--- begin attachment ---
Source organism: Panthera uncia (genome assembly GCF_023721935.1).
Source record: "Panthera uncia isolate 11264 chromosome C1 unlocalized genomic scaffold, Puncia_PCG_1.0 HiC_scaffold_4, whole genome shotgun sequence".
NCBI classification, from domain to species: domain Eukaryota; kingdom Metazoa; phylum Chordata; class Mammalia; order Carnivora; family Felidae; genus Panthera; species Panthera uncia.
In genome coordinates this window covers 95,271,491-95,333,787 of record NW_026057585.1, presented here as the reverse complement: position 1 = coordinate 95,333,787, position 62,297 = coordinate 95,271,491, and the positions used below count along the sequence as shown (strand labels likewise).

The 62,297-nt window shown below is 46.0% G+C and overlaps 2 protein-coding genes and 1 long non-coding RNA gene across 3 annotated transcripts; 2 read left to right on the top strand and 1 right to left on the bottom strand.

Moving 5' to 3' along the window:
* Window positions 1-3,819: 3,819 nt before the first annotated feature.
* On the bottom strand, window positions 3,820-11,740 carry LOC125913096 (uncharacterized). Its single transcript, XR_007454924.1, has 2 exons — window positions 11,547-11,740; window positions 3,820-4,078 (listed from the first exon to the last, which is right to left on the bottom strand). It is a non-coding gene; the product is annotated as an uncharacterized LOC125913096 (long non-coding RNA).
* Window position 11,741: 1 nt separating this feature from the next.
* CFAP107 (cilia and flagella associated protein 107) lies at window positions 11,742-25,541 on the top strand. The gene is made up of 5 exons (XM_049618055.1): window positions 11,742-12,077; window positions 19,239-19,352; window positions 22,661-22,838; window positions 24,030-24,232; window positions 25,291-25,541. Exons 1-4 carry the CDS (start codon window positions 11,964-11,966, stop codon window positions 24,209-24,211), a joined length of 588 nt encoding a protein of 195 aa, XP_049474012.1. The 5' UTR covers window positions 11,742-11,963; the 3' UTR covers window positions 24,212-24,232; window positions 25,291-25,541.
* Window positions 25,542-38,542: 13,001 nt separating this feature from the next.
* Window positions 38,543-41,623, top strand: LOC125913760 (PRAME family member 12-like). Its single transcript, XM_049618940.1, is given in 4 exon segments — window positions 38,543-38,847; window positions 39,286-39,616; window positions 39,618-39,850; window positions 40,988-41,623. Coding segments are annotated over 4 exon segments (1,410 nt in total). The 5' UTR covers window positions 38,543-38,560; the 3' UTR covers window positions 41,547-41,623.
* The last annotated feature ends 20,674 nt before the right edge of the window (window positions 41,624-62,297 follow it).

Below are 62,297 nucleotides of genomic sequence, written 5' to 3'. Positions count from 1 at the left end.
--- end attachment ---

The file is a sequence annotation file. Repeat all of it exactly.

Source organism: Panthera uncia (genome assembly GCF_023721935.1).
Source record: "Panthera uncia isolate 11264 chromosome C1 unlocalized genomic scaffold, Puncia_PCG_1.0 HiC_scaffold_4, whole genome shotgun sequence".
NCBI classification, from domain to species: domain Eukaryota; kingdom Metazoa; phylum Chordata; class Mammalia; order Carnivora; family Felidae; genus Panthera; species Panthera uncia.
In genome coordinates this window covers 95,271,491-95,333,787 of record NW_026057585.1, presented here as the reverse complement: position 1 = coordinate 95,333,787, position 62,297 = coordinate 95,271,491, and the positions used below count along the sequence as shown (strand labels likewise).

The 62,297-nt window shown below is 46.0% G+C and overlaps 2 protein-coding genes and 1 long non-coding RNA gene across 3 annotated transcripts; 2 read left to right on the top strand and 1 right to left on the bottom strand.

Moving 5' to 3' along the window:
* Window positions 1-3,819: 3,819 nt before the first annotated feature.
* On the bottom strand, window positions 3,820-11,740 carry LOC125913096 (uncharacterized). Its single transcript, XR_007454924.1, has 2 exons — window positions 11,547-11,740; window positions 3,820-4,078 (listed from the first exon to the last, which is right to left on the bottom strand). It is a non-coding gene; the product is annotated as an uncharacterized LOC125913096 (long non-coding RNA).
* Window position 11,741: 1 nt separating this feature from the next.
* CFAP107 (cilia and flagella associated protein 107) lies at window positions 11,742-25,541 on the top strand. The gene is made up of 5 exons (XM_049618055.1): window positions 11,742-12,077; window positions 19,239-19,352; window positions 22,661-22,838; window positions 24,030-24,232; window positions 25,291-25,541. Exons 1-4 carry the CDS (start codon window positions 11,964-11,966, stop codon window positions 24,209-24,211), a joined length of 588 nt encoding a protein of 195 aa, XP_049474012.1. The 5' UTR covers window positions 11,742-11,963; the 3' UTR covers window positions 24,212-24,232; window positions 25,291-25,541.
* Window positions 25,542-38,542: 13,001 nt separating this feature from the next.
* Window positions 38,543-41,623, top strand: LOC125913760 (PRAME family member 12-like). Its single transcript, XM_049618940.1, is given in 4 exon segments — window positions 38,543-38,847; window positions 39,286-39,616; window positions 39,618-39,850; window positions 40,988-41,623. Coding segments are annotated over 4 exon segments (1,410 nt in total). The 5' UTR covers window positions 38,543-38,560; the 3' UTR covers window positions 41,547-41,623.
* The last annotated feature ends 20,674 nt before the right edge of the window (window positions 41,624-62,297 follow it).

Below are 62,297 nucleotides of genomic sequence, written 5' to 3'. Positions count from 1 at the left end.